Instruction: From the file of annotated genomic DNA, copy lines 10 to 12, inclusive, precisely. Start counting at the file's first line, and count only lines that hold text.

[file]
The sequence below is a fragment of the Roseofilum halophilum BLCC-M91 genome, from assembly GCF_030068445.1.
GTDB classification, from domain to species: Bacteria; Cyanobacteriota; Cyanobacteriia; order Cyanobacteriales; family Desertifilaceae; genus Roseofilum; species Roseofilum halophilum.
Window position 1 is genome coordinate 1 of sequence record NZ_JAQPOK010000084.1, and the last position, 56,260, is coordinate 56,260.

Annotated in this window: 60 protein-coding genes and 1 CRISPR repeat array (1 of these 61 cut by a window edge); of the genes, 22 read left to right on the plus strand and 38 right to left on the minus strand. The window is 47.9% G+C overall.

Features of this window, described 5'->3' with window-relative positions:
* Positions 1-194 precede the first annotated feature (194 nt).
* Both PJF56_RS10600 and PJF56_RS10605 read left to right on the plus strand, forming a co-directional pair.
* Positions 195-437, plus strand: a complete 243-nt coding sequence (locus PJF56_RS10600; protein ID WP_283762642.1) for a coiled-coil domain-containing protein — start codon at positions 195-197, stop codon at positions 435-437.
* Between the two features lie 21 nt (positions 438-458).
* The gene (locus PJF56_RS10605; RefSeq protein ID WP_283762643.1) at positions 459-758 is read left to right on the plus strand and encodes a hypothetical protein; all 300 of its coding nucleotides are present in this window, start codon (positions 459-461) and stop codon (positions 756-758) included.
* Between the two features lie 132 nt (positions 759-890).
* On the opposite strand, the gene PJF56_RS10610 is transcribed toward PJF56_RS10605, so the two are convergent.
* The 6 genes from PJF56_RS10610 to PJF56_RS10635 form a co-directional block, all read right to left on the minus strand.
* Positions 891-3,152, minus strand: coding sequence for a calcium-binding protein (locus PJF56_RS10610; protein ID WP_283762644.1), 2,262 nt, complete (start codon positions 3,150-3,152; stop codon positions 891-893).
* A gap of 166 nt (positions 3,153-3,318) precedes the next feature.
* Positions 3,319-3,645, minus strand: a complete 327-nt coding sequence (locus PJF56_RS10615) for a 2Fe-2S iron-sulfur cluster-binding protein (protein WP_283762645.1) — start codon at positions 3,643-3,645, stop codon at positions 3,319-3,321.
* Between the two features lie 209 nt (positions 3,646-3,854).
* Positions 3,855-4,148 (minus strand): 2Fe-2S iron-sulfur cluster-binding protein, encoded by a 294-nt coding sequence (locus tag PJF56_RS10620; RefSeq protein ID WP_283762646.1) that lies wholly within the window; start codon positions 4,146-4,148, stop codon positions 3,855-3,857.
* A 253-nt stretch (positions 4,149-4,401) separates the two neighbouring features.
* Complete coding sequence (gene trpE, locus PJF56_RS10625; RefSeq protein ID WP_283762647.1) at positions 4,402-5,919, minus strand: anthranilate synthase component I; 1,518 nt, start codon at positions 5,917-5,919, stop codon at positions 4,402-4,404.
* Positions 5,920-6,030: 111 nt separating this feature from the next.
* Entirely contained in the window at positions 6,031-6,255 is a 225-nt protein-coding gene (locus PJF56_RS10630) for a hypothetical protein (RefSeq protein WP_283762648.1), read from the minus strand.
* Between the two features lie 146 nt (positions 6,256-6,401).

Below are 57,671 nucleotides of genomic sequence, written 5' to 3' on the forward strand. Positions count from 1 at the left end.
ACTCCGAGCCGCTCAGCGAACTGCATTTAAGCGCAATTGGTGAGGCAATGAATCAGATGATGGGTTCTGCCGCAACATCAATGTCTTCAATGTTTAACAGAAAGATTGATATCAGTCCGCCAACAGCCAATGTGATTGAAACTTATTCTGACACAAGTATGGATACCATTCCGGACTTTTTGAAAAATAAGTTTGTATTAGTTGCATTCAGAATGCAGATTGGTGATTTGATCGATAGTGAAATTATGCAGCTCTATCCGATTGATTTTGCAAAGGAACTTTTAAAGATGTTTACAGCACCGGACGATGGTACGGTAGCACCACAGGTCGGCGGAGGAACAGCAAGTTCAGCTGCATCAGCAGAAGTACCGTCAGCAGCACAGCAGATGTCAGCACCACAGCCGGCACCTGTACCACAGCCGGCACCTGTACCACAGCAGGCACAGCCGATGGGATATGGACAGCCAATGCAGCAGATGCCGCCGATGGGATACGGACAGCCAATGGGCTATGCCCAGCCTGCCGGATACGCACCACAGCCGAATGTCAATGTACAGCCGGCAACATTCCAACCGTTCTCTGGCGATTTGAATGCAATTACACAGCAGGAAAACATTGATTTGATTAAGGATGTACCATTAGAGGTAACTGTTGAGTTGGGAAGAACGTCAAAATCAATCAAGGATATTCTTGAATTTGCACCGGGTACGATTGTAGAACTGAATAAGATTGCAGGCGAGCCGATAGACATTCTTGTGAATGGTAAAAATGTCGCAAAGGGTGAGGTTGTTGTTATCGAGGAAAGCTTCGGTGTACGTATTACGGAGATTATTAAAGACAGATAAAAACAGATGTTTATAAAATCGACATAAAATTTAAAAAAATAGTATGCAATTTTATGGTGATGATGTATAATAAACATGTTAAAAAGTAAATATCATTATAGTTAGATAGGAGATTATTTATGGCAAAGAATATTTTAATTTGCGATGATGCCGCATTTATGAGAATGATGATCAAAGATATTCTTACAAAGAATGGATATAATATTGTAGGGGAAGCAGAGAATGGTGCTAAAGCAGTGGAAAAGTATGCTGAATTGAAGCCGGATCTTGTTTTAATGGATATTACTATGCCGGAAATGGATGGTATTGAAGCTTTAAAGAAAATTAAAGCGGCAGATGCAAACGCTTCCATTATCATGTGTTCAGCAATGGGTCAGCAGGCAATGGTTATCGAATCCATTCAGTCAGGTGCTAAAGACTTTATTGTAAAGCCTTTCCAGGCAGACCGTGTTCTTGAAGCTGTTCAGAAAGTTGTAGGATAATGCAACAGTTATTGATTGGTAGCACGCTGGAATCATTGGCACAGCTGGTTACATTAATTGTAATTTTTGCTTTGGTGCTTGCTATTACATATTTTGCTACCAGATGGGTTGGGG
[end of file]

* The gene (locus PJF56_RS10605; RefSeq protein ID WP_283762643.1) at positions 459-758 is read left to right on the plus strand and encodes a hypothetical protein; all 300 of its coding nucleotides are present in this window, start codon (positions 459-461) and stop codon (positions 756-758) included.
* Between the two features lie 132 nt (positions 759-890).
* On the opposite strand, the gene PJF56_RS10610 is transcribed toward PJF56_RS10605, so the two are convergent.